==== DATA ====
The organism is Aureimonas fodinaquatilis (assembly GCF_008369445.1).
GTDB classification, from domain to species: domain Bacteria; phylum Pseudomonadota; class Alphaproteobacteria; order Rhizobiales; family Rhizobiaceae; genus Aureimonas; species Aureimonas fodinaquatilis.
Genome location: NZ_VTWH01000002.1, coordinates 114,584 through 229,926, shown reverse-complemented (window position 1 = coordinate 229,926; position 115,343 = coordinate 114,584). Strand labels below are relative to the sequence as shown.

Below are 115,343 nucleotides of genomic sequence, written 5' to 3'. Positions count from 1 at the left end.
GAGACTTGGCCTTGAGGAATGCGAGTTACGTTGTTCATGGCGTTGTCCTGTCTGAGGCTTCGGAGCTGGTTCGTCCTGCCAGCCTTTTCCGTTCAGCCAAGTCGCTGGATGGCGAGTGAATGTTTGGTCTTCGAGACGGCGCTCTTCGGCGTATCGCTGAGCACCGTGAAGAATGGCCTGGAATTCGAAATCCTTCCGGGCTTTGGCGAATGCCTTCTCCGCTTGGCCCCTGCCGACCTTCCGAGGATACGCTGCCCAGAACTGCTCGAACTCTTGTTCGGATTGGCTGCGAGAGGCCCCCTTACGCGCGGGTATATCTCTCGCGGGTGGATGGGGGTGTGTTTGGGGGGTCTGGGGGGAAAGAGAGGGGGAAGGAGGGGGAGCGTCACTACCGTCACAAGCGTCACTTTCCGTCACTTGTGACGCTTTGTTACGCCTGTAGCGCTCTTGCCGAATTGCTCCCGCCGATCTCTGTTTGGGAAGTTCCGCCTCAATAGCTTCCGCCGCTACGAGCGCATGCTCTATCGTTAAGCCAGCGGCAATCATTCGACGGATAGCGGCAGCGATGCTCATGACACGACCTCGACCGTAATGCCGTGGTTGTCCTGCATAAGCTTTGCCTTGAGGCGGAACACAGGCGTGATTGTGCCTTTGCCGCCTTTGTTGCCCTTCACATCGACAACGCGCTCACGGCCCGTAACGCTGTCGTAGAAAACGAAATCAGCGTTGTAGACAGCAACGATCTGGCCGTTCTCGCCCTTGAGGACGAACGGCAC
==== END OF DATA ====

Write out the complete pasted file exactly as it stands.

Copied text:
The organism is Aureimonas fodinaquatilis (assembly GCF_008369445.1).
GTDB classification, from domain to species: domain Bacteria; phylum Pseudomonadota; class Alphaproteobacteria; order Rhizobiales; family Rhizobiaceae; genus Aureimonas; species Aureimonas fodinaquatilis.
Genome location: NZ_VTWH01000002.1, coordinates 114,584 through 229,926, shown reverse-complemented (window position 1 = coordinate 229,926; position 115,343 = coordinate 114,584). Strand labels below are relative to the sequence as shown.

Below are 115,343 nucleotides of genomic sequence, written 5' to 3'. Positions count from 1 at the left end.
GAGACTTGGCCTTGAGGAATGCGAGTTACGTTGTTCATGGCGTTGTCCTGTCTGAGGCTTCGGAGCTGGTTCGTCCTGCCAGCCTTTTCCGTTCAGCCAAGTCGCTGGATGGCGAGTGAATGTTTGGTCTTCGAGACGGCGCTCTTCGGCGTATCGCTGAGCACCGTGAAGAATGGCCTGGAATTCGAAATCCTTCCGGGCTTTGGCGAATGCCTTCTCCGCTTGGCCCCTGCCGACCTTCCGAGGATACGCTGCCCAGAACTGCTCGAACTCTTGTTCGGATTGGCTGCGAGAGGCCCCCTTACGCGCGGGTATATCTCTCGCGGGTGGATGGGGGTGTGTTTGGGGGGTCTGGGGGGAAAGAGAGGGGGAAGGAGGGGGAGCGTCACTACCGTCACAAGCGTCACTTTCCGTCACTTGTGACGCTTTGTTACGCCTGTAGCGCTCTTGCCGAATTGCTCCCGCCGATCTCTGTTTGGGAAGTTCCGCCTCAATAGCTTCCGCCGCTACGAGCGCATGCTCTATCGTTAAGCCAGCGGCAATCATTCGACGGATAGCGGCAGCGATGCTCATGACACGACCTCGACCGTAATGCCGTGGTTGTCCTGCATAAGCTTTGCCTTGAGGCGGAACACAGGCGTGATTGTGCCTTTGCCGCCTTTGTTGCCCTTCACATCGACAACGCGCTCACGGCCCGTAACGCTGTCGTAGAAAACGAAATCAGCGTTGTAGACAGCAACGATCTGGCCGTTCTCGCCCTTGAGGACGAACGGCAC